A Pennsylvania appeals court on Friday dismissed several of the more serious criminal charges against three former Penn State administrators over their handling of the Jerry Sandusky child molestation scandal.

The Superior Court ruled that Cynthia Baldwin, the university's then-general counsel, should not have testified against Gary Schultz, Tim Curley and Graham Spanier during grand jury proceedings, a violation of attorney-client privilege.

The three-judge panel threw out perjury, obstruction and related conspiracy counts against Spanier, the school's former president, and Schultz, a former vice president. It also tossed charges of obstruction and a related conspiracy count against Curley, the school's former athletic director.

"Ms. Baldwin did not adequately explain to Curley that her representation of him was solely as an agent of Penn State and that she did not represent his individual interests," wrote Judge Mary Jane Bowes. "Although Curley was certainly aware that Ms. Baldwin was general counsel for Penn State, this awareness did not result in Curley knowing that she represented him solely in an agency capacity."

All three are still charged with failure to report suspected abuse and endangering the welfare of children. Curley also still faces a perjury count. Lawyers for Spanier and Schultz said the conspiracy charges were dismissed in their entirety.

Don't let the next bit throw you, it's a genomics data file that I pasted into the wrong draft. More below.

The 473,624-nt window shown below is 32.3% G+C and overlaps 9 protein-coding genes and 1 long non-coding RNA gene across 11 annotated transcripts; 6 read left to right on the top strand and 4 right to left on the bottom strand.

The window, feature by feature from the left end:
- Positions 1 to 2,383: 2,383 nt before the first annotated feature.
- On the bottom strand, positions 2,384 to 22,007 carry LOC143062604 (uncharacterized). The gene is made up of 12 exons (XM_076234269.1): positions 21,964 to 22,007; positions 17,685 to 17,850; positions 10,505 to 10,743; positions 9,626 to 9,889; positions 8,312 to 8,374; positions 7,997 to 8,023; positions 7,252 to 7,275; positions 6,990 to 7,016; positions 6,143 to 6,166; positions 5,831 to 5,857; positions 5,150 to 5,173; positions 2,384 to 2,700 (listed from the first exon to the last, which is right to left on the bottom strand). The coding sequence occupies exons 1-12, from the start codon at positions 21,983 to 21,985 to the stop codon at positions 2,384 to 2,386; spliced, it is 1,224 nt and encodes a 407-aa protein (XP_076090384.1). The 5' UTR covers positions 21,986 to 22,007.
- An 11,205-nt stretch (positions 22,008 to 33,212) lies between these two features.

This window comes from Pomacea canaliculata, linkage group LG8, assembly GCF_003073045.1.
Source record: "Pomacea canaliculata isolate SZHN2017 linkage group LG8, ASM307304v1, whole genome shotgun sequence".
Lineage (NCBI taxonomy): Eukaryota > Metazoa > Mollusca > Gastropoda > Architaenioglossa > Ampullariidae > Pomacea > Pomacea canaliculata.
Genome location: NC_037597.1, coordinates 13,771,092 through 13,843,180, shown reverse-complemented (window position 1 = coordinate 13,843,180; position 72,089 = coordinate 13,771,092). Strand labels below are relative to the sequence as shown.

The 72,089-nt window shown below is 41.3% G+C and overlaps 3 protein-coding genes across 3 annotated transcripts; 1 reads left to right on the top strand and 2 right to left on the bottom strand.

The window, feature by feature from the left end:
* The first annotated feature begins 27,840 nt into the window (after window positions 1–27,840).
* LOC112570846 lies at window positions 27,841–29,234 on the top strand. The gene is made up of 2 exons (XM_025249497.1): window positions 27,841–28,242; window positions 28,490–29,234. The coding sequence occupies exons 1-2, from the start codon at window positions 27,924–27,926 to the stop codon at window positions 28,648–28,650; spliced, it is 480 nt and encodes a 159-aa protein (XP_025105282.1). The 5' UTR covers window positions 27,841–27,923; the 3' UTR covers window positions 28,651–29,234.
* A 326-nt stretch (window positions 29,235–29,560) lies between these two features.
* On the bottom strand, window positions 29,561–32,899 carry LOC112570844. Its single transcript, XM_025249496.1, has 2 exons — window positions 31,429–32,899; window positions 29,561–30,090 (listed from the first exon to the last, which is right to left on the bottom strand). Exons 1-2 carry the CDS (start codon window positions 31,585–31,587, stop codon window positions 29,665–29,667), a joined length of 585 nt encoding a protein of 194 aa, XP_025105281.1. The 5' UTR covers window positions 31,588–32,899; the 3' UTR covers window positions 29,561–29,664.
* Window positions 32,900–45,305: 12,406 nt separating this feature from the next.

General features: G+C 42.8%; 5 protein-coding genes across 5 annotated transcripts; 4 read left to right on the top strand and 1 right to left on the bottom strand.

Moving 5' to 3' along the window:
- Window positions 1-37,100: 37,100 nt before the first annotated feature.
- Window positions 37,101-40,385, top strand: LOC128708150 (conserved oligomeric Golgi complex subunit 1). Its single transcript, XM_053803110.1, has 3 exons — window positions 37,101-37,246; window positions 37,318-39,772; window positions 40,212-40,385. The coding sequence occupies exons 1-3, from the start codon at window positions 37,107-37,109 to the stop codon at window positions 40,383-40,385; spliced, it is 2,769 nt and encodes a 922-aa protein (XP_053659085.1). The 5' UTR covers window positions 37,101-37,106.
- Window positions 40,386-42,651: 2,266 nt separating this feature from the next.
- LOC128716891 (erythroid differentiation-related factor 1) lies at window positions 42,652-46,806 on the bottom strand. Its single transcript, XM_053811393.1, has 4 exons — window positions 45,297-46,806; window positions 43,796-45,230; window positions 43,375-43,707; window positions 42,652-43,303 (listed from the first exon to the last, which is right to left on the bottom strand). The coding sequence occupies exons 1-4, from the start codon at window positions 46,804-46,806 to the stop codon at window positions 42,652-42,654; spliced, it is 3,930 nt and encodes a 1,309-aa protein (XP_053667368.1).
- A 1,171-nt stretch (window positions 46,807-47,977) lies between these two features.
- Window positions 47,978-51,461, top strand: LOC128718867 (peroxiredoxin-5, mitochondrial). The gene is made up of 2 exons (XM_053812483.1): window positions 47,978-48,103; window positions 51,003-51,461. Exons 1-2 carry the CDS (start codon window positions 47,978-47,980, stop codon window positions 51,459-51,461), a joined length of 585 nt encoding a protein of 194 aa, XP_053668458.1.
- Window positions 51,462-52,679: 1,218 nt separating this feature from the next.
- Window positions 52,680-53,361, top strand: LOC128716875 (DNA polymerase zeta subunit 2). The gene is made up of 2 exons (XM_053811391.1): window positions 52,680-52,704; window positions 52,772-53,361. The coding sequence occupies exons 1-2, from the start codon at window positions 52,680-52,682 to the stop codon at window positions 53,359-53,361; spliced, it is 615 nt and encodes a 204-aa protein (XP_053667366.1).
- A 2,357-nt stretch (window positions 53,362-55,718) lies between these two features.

"We are reviewing the decision and will have no further comment until we've had an opportunity to do so," said Chuck Ardo, a spokesman for the attorney general's office, which is prosecuting the three men.

Spanier attorney Tim Lewis said they have always been confident he will be vindicated.

"We are grateful that the court has so carefully considered the record and has concluded that very important rights of Dr. Spanier were violated," Lewis said.

Tom Farrell, Schultz's lawyer, said the next move was prosecutors'. They could ask the full Superior Court to reconsider or seek an appeal to the Supreme Court, the state's top court.

He said a recent Superior Court decision awarding a new trial to Monsignor William Lynn, in a case that also involves criminal charges for handling of sex-abuse cases, could help Schultz defeat the remaining counts against him.

Schultz has asked to have the endangerment and failure-to-report charges thrown out and many of the motions related to those requests still have not been ruled on, Farrell said.

"I think the Lynn case creates real problems for the prosecution," Farrell said. "Further, I think this case is a much weaker case than the Lynn case, specifically in terms of whether any of the defendants were in a position where they had supervisory responsibilities over children or over other individuals who had supervisory responsibility over children."

Caroline Roberto, a lawyer for Curley, said she was still analyzing the opinion but called it "the right decision, obviously."

The appeals decision overturned a pretrial ruling by a county judge in Harrisburg that said Baldwin's role was not improper, clearing the way for trial. Schultz and Curley were first charged with Sandusky in November 2011. Charges against Spanier were added a year later.

Sandusky, Penn State's former assistant football coach, was convicted in 2012 of sexually abusing 10 boys and is serving a 30- to 60-year prison sentence. He maintains his innocence and is appealing.